Let’s bring in the heart. You know this is the second intercostal space because it’s after the angle of Louis and then you just count down to the fifth intercostal space and you can find what you’re looking for.
That’s that. That’s the sternum.
And then you’ve got the ribs here, which is part of the axial skeleton. You have got 12 pairs of ribs, so 24 ribs. And then these 12 ribs get broken down into true and false ribs. You’ve got seven true ribs and five false ribs.
These things are the costal cartilages. They link the ribs to the sternum. The true ribs, the first seven ribs are the ribs which have their own costal cartilage. One, two, three, four, five, six, seven. They’ve got their own costal cartilages. And then you’ve got five false ribs. These next three ribs have a common costal cartilage. They don’t have their own one, so they’re false ribs. And then you’ve got these two little ribs below that, the 11th and 12th ribs, which are known as floating ribs because they don’t even have a costal cartilage. They don’t connect to the sternum. They only attach to the vertebra.
You’ve got 12 pairs of ribs. Of those 12 pairs, you’ve got seven true ribs, five false ribs and of those five ribs, you’ve got two floating ribs.
That’s the axial skeleton that I’ve just covered. Now I’ll just talk about the appendicular skeleton and show you the bones of that.
Just starting from the top, we’ve got these two bones here, which are the clavicles. We may know them as the collar bones. You can see this on yourself and you can feel them on yourself. If I just show you that, you can see that little indentation, which is the clavicle or where the clavicle lies.
And then you’ve got your upper limbs. You’ve got your upper arm, your forearm and then your hand. The bones of the upper arm are known as the humerus. This bone here is the humerus. And then the lower arm, you’ve got the radius and ulna. The ulna is the bone which is medial in the anatomical position. The radius is lateral in the anatomical position. These are the two bones of the lower arm.
And then in the hand, you’ve got quite a lot of bones. You’ve got the carpals. You’ve got eight carpal bones, which I’ll do a tutorial on, a separate tutorial on. You’ve got the metacarpals and you’ve got the phalanges, which are the fingers, the digits. If I just show you that, you can see that you’ve got three phalanges here and the metacarpal and carpal bones. That’s the bones of the upper limb.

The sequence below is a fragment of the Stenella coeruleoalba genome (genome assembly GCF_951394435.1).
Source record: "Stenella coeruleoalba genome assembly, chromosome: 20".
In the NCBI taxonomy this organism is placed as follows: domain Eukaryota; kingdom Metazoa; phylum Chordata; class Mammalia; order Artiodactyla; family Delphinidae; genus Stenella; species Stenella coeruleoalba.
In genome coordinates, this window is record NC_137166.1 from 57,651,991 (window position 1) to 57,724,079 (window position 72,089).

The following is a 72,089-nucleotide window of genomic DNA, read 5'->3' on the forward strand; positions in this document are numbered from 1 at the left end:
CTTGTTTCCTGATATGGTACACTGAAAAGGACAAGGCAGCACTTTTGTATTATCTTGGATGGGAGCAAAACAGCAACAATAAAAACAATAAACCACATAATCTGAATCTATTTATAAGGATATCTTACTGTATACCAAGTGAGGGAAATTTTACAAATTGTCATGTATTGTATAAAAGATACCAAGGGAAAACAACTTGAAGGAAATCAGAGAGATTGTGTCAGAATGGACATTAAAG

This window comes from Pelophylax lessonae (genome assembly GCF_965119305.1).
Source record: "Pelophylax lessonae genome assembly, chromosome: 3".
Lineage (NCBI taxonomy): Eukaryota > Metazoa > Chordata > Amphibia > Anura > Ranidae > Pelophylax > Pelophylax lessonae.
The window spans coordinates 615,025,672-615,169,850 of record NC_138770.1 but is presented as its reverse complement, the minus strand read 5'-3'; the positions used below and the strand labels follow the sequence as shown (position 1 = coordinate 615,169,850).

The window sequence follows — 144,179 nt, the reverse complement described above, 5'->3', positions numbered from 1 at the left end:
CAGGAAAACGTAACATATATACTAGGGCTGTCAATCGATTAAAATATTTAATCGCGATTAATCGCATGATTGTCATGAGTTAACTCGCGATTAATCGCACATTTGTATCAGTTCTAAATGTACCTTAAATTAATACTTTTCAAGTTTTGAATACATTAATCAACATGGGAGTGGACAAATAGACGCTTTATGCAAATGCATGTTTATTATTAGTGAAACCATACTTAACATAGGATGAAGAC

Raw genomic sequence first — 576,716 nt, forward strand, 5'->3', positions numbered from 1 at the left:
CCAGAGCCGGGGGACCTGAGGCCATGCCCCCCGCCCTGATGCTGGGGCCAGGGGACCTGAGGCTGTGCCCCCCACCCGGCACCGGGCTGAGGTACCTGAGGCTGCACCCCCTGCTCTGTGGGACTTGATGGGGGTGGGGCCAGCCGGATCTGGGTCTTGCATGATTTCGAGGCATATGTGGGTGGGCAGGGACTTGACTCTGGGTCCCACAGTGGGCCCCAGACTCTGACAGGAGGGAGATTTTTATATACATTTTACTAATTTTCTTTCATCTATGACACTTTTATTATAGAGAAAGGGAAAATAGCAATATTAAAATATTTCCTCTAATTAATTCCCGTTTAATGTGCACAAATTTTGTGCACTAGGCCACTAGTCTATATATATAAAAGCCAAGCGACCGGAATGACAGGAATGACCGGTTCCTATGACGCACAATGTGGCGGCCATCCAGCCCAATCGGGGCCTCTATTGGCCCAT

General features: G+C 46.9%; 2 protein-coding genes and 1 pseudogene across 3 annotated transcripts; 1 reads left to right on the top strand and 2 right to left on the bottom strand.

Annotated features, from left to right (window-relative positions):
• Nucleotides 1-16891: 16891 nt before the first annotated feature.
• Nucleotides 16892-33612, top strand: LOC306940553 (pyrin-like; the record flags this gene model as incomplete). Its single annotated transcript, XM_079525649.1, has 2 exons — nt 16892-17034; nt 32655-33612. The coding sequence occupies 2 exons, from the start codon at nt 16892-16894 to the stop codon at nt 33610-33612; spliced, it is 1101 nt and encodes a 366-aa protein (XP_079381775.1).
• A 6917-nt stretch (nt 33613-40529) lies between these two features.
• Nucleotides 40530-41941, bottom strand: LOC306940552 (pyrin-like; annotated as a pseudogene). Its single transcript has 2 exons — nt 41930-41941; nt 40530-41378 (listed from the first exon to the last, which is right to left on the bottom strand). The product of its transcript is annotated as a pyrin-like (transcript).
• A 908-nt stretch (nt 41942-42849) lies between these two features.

And if I just rotate this around, you can see this bone here, which is the scapula. This articulates with the humerus. You’ll be able to feel this on yourself again. It’s often referred to as the shoulder blade. That’s the scapula.
Working our way down, now we’ve got the pelvis here. The pelvis consists of the pelvic girdle, which is these big two hip bones and then you’ve got the pelvic region of the spine, the sacrum and the coccyx. That’s the pelvis.
These pelvic bones are known as the coxa. They consist of three fused bones. You’ve got the ilium, the ischium and the pubis. Each hip bone or coxa consists of three fused bones – ilium, ischium and pubis.
That’s the pelvis.
And then coming down to the lower limb, you’ve got the leg. You’ve got the thigh, the lower leg and the foot. This big bone here is known as the femur and it’s the largest bone in the body. And in the lower leg, you’ve got the tibia and the fibula. The fibula is lateral. You can feel this little bit here, the head of the fibula on yourself. It’s that little bump on the outside of your leg just next to your knee. If we have a look there, you can see where it lies just here. You’ve got the tibia and fibula.
And in the foot, like in the hand, you’ve got carpal bones, in the foot, you’ve got tarsals. In the foot, you’ve got seven tarsal bones. Again, I’ll cover these in more detail in another tutorial. And then you’ve got the metacarpals and the phalanges, which are your toes. You could see that.
And then you’ve got the patella, which is your kneecap here.
I think that covers the general skeleton. I hope you’ve got a good understanding of it now. If you want more detailed tutorials on the individual bones and the different features, then I’ll be doing a few soon. Check back and have a look out for those.